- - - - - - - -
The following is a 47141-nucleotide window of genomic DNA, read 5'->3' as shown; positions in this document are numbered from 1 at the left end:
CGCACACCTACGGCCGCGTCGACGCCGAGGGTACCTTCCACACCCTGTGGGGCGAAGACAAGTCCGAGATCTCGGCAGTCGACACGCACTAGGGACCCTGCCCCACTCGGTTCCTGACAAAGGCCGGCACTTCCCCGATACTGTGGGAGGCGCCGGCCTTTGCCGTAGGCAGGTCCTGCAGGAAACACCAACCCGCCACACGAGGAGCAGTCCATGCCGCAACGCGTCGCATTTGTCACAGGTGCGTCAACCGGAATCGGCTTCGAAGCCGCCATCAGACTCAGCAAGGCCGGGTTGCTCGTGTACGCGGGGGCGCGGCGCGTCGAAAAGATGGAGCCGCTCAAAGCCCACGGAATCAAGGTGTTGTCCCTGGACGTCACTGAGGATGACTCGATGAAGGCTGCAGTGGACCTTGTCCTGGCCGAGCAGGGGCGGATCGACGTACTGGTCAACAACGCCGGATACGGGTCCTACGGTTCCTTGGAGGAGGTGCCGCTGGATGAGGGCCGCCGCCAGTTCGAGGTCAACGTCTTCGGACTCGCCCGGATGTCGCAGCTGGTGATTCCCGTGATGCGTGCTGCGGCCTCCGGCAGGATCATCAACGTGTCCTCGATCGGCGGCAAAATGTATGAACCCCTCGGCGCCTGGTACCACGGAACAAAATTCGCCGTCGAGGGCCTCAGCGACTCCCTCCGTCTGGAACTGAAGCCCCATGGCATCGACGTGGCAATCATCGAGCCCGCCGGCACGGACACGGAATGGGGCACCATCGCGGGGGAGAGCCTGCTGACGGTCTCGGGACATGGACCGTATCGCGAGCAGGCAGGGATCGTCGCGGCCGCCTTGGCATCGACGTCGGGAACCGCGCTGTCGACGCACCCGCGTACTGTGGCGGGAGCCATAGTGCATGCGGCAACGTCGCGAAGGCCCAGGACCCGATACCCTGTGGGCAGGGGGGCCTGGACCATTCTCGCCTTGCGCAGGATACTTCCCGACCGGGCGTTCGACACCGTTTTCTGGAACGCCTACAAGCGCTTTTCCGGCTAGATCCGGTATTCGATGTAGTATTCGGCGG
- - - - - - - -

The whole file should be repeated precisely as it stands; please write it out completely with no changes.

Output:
The following is a 47141-nucleotide window of genomic DNA, read 5'->3' as shown; positions in this document are numbered from 1 at the left end:
CGCACACCTACGGCCGCGTCGACGCCGAGGGTACCTTCCACACCCTGTGGGGCGAAGACAAGTCCGAGATCTCGGCAGTCGACACGCACTAGGGACCCTGCCCCACTCGGTTCCTGACAAAGGCCGGCACTTCCCCGATACTGTGGGAGGCGCCGGCCTTTGCCGTAGGCAGGTCCTGCAGGAAACACCAACCCGCCACACGAGGAGCAGTCCATGCCGCAACGCGTCGCATTTGTCACAGGTGCGTCAACCGGAATCGGCTTCGAAGCCGCCATCAGACTCAGCAAGGCCGGGTTGCTCGTGTACGCGGGGGCGCGGCGCGTCGAAAAGATGGAGCCGCTCAAAGCCCACGGAATCAAGGTGTTGTCCCTGGACGTCACTGAGGATGACTCGATGAAGGCTGCAGTGGACCTTGTCCTGGCCGAGCAGGGGCGGATCGACGTACTGGTCAACAACGCCGGATACGGGTCCTACGGTTCCTTGGAGGAGGTGCCGCTGGATGAGGGCCGCCGCCAGTTCGAGGTCAACGTCTTCGGACTCGCCCGGATGTCGCAGCTGGTGATTCCCGTGATGCGTGCTGCGGCCTCCGGCAGGATCATCAACGTGTCCTCGATCGGCGGCAAAATGTATGAACCCCTCGGCGCCTGGTACCACGGAACAAAATTCGCCGTCGAGGGCCTCAGCGACTCCCTCCGTCTGGAACTGAAGCCCCATGGCATCGACGTGGCAATCATCGAGCCCGCCGGCACGGACACGGAATGGGGCACCATCGCGGGGGAGAGCCTGCTGACGGTCTCGGGACATGGACCGTATCGCGAGCAGGCAGGGATCGTCGCGGCCGCCTTGGCATCGACGTCGGGAACCGCGCTGTCGACGCACCCGCGTACTGTGGCGGGAGCCATAGTGCATGCGGCAACGTCGCGAAGGCCCAGGACCCGATACCCTGTGGGCAGGGGGGCCTGGACCATTCTCGCCTTGCGCAGGATACTTCCCGACCGGGCGTTCGACACCGTTTTCTGGAACGCCTACAAGCGCTTTTCCGGCTAGATCCGGTATTCGATGTAGTATTCGGCGG